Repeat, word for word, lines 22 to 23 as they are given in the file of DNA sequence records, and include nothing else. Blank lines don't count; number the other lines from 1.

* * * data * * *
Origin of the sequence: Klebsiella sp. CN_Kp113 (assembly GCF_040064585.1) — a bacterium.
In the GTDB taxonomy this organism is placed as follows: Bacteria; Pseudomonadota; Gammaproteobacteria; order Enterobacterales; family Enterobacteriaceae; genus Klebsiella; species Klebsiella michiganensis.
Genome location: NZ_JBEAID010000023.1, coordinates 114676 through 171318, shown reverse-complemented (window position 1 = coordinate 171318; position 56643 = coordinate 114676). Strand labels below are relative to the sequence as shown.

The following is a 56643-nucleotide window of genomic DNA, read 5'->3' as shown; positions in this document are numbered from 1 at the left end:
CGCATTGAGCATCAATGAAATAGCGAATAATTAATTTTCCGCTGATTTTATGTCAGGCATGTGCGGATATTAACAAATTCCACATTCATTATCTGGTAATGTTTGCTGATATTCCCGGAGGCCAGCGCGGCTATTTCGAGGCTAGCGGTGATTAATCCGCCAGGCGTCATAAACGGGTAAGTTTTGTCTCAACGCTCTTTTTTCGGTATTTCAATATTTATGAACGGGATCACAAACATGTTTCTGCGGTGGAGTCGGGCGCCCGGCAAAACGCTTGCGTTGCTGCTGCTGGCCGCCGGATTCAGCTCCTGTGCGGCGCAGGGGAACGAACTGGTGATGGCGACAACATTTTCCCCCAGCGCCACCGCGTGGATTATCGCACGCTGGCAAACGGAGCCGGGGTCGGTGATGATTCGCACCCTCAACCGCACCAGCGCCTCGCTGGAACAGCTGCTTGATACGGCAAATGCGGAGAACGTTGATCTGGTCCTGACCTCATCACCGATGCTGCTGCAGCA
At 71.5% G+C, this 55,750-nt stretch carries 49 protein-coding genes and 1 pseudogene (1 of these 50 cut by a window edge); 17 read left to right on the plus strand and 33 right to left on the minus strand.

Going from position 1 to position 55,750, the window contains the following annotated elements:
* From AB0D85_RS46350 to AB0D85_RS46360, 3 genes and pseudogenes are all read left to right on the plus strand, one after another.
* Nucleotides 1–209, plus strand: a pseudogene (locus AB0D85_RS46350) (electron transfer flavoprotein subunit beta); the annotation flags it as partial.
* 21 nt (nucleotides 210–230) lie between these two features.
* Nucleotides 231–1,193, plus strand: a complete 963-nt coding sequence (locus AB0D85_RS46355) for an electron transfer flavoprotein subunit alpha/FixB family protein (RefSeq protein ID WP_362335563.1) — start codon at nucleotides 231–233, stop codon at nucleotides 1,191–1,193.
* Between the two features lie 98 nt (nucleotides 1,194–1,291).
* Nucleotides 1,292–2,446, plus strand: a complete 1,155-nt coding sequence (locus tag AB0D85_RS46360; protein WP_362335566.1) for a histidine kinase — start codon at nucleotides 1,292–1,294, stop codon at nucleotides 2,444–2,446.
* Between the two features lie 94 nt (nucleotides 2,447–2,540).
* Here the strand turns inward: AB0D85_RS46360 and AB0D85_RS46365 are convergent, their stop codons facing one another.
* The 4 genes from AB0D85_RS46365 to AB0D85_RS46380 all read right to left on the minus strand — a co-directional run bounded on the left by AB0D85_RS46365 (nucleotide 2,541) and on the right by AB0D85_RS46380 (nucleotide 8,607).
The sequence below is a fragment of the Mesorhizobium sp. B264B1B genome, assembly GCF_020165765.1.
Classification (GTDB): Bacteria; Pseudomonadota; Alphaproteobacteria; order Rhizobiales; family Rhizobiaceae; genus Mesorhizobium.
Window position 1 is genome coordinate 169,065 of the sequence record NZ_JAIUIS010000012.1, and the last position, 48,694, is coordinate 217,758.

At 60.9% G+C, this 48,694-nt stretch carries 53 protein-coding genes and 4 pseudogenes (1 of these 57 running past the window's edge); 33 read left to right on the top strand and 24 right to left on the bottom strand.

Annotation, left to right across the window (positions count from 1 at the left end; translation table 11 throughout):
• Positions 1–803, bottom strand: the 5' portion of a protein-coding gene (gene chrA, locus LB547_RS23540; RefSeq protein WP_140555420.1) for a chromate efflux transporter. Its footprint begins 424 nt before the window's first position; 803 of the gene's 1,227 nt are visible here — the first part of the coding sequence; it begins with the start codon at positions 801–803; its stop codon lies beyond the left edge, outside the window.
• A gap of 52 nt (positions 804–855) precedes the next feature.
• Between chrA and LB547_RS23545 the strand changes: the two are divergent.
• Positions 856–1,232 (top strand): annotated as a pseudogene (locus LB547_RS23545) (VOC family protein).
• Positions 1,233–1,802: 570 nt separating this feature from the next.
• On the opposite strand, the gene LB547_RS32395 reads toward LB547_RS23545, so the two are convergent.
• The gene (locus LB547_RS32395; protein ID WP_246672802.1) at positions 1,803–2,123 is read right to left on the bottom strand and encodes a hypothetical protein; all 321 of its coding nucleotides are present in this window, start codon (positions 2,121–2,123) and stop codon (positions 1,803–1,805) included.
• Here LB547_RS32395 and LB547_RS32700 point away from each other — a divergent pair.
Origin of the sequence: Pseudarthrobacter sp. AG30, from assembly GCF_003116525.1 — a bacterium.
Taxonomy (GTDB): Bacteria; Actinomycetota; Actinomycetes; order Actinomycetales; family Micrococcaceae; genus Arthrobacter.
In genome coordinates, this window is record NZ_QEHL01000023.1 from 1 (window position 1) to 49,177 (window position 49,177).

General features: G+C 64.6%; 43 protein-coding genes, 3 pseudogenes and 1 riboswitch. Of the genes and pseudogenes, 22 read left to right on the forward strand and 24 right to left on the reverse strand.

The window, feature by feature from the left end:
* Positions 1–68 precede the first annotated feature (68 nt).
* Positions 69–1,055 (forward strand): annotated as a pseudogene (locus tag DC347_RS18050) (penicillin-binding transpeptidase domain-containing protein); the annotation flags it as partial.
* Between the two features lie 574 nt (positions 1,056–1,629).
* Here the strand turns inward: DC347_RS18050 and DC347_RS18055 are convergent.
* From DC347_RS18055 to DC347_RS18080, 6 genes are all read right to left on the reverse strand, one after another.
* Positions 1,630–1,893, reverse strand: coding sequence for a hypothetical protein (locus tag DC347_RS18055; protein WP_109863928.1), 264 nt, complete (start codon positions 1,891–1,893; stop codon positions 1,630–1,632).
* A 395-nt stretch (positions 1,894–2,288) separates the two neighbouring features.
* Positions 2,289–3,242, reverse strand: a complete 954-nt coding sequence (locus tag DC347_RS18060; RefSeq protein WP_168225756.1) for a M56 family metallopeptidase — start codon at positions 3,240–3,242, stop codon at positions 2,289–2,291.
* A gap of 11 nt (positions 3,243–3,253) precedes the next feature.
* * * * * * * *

• Positions 1–803, bottom strand: the 5' portion of a protein-coding gene (gene chrA, locus LB547_RS23540; RefSeq protein WP_140555420.1) for a chromate efflux transporter. Its footprint begins 424 nt before the window's first position; 803 of the gene's 1,227 nt are visible here — the first part of the coding sequence; it begins with the start codon at positions 801–803; its stop codon lies beyond the left edge, outside the window.
• A gap of 52 nt (positions 804–855) precedes the next feature.